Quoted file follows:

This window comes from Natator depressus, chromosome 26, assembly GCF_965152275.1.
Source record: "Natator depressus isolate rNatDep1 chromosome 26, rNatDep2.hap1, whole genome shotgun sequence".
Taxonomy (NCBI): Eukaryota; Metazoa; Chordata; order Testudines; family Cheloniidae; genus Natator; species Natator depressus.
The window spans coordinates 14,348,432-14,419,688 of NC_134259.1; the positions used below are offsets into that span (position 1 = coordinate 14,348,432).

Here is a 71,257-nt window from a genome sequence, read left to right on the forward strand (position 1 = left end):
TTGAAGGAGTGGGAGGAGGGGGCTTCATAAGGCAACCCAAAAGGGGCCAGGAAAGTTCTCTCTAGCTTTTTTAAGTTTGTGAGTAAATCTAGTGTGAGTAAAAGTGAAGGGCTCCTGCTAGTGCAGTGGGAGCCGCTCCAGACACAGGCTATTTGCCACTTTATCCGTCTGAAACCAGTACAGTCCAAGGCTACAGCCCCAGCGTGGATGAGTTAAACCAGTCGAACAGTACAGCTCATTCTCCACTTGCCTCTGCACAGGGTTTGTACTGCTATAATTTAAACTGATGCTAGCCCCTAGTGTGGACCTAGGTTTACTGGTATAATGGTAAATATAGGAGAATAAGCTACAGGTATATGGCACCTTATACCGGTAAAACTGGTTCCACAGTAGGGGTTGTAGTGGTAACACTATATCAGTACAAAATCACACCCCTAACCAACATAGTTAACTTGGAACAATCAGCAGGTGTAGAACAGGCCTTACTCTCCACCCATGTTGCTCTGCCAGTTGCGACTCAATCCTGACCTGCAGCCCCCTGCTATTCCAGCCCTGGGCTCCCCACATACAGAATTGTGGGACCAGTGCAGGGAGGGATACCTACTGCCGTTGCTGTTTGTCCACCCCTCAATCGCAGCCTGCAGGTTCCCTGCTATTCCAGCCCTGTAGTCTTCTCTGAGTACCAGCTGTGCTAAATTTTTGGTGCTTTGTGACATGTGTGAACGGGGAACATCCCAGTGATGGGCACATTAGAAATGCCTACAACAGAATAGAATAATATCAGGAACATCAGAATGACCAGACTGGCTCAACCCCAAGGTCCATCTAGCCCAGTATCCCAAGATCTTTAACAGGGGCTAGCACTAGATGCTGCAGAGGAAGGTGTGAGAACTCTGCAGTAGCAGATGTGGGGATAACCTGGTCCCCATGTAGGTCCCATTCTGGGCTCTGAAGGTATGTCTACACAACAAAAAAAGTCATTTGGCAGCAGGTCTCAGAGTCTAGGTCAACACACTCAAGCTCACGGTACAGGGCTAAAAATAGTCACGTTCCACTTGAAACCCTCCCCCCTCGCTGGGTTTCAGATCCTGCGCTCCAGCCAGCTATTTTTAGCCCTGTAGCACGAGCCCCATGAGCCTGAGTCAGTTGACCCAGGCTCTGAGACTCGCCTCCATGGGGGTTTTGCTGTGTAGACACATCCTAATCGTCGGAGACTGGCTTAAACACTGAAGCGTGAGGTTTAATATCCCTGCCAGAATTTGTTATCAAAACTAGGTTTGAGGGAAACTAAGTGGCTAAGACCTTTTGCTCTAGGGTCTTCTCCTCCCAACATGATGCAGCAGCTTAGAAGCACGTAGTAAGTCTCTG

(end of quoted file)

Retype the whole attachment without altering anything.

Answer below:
This window comes from Natator depressus, chromosome 26, assembly GCF_965152275.1.
Source record: "Natator depressus isolate rNatDep1 chromosome 26, rNatDep2.hap1, whole genome shotgun sequence".
Taxonomy (NCBI): Eukaryota; Metazoa; Chordata; order Testudines; family Cheloniidae; genus Natator; species Natator depressus.
The window spans coordinates 14,348,432-14,419,688 of NC_134259.1; the positions used below are offsets into that span (position 1 = coordinate 14,348,432).

Here is a 71,257-nt window from a genome sequence, read left to right on the forward strand (position 1 = left end):
TTGAAGGAGTGGGAGGAGGGGGCTTCATAAGGCAACCCAAAAGGGGCCAGGAAAGTTCTCTCTAGCTTTTTTAAGTTTGTGAGTAAATCTAGTGTGAGTAAAAGTGAAGGGCTCCTGCTAGTGCAGTGGGAGCCGCTCCAGACACAGGCTATTTGCCACTTTATCCGTCTGAAACCAGTACAGTCCAAGGCTACAGCCCCAGCGTGGATGAGTTAAACCAGTCGAACAGTACAGCTCATTCTCCACTTGCCTCTGCACAGGGTTTGTACTGCTATAATTTAAACTGATGCTAGCCCCTAGTGTGGACCTAGGTTTACTGGTATAATGGTAAATATAGGAGAATAAGCTACAGGTATATGGCACCTTATACCGGTAAAACTGGTTCCACAGTAGGGGTTGTAGTGGTAACACTATATCAGTACAAAATCACACCCCTAACCAACATAGTTAACTTGGAACAATCAGCAGGTGTAGAACAGGCCTTACTCTCCACCCATGTTGCTCTGCCAGTTGCGACTCAATCCTGACCTGCAGCCCCCTGCTATTCCAGCCCTGGGCTCCCCACATACAGAATTGTGGGACCAGTGCAGGGAGGGATACCTACTGCCGTTGCTGTTTGTCCACCCCTCAATCGCAGCCTGCAGGTTCCCTGCTATTCCAGCCCTGTAGTCTTCTCTGAGTACCAGCTGTGCTAAATTTTTGGTGCTTTGTGACATGTGTGAACGGGGAACATCCCAGTGATGGGCACATTAGAAATGCCTACAACAGAATAGAATAATATCAGGAACATCAGAATGACCAGACTGGCTCAACCCCAAGGTCCATCTAGCCCAGTATCCCAAGATCTTTAACAGGGGCTAGCACTAGATGCTGCAGAGGAAGGTGTGAGAACTCTGCAGTAGCAGATGTGGGGATAACCTGGTCCCCATGTAGGTCCCATTCTGGGCTCTGAAGGTATGTCTACACAACAAAAAAAGTCATTTGGCAGCAGGTCTCAGAGTCTAGGTCAACACACTCAAGCTCACGGTACAGGGCTAAAAATAGTCACGTTCCACTTGAAACCCTCCCCCCTCGCTGGGTTTCAGATCCTGCGCTCCAGCCAGCTATTTTTAGCCCTGTAGCACGAGCCCCATGAGCCTGAGTCAGTTGACCCAGGCTCTGAGACTCGCCTCCATGGGGGTTTTGCTGTGTAGACACATCCTAATCGTCGGAGACTGGCTTAAACACTGAAGCGTGAGGTTTAATATCCCTGCCAGAATTTGTTATCAAAACTAGGTTTGAGGGAAACTAAGTGGCTAAGACCTTTTGCTCTAGGGTCTTCTCCTCCCAACATGATGCAGCAGCTTAGAAGCACGTAGTAAGTCTCTG